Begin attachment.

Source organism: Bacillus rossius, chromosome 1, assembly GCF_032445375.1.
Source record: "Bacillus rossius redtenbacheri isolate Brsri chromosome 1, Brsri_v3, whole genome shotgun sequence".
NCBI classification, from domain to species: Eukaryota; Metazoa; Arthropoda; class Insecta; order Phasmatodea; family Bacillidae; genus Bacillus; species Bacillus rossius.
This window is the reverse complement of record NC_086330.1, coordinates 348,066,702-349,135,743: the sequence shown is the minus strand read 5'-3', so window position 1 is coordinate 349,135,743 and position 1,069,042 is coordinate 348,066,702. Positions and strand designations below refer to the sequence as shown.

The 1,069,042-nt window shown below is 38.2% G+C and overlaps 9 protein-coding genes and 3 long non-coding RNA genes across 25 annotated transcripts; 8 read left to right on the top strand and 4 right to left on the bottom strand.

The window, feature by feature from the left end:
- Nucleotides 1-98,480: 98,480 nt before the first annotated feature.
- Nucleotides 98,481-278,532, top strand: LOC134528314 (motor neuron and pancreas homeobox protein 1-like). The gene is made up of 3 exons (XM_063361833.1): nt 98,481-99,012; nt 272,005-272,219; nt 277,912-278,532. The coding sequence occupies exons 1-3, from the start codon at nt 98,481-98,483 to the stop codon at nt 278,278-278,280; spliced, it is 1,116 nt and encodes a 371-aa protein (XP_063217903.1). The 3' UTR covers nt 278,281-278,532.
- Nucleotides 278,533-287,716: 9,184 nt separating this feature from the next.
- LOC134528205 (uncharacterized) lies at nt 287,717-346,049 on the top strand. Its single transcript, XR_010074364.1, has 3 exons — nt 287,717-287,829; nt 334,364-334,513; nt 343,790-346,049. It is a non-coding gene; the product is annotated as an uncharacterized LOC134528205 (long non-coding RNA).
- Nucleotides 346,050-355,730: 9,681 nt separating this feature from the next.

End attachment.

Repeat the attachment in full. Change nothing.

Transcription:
Source organism: Bacillus rossius, chromosome 1, assembly GCF_032445375.1.
Source record: "Bacillus rossius redtenbacheri isolate Brsri chromosome 1, Brsri_v3, whole genome shotgun sequence".
NCBI classification, from domain to species: Eukaryota; Metazoa; Arthropoda; class Insecta; order Phasmatodea; family Bacillidae; genus Bacillus; species Bacillus rossius.
This window is the reverse complement of record NC_086330.1, coordinates 348,066,702-349,135,743: the sequence shown is the minus strand read 5'-3', so window position 1 is coordinate 349,135,743 and position 1,069,042 is coordinate 348,066,702. Positions and strand designations below refer to the sequence as shown.

The 1,069,042-nt window shown below is 38.2% G+C and overlaps 9 protein-coding genes and 3 long non-coding RNA genes across 25 annotated transcripts; 8 read left to right on the top strand and 4 right to left on the bottom strand.

The window, feature by feature from the left end:
- Nucleotides 1-98,480: 98,480 nt before the first annotated feature.
- Nucleotides 98,481-278,532, top strand: LOC134528314 (motor neuron and pancreas homeobox protein 1-like). The gene is made up of 3 exons (XM_063361833.1): nt 98,481-99,012; nt 272,005-272,219; nt 277,912-278,532. The coding sequence occupies exons 1-3, from the start codon at nt 98,481-98,483 to the stop codon at nt 278,278-278,280; spliced, it is 1,116 nt and encodes a 371-aa protein (XP_063217903.1). The 3' UTR covers nt 278,281-278,532.
- Nucleotides 278,533-287,716: 9,184 nt separating this feature from the next.
- LOC134528205 (uncharacterized) lies at nt 287,717-346,049 on the top strand. Its single transcript, XR_010074364.1, has 3 exons — nt 287,717-287,829; nt 334,364-334,513; nt 343,790-346,049. It is a non-coding gene; the product is annotated as an uncharacterized LOC134528205 (long non-coding RNA).
- Nucleotides 346,050-355,730: 9,681 nt separating this feature from the next.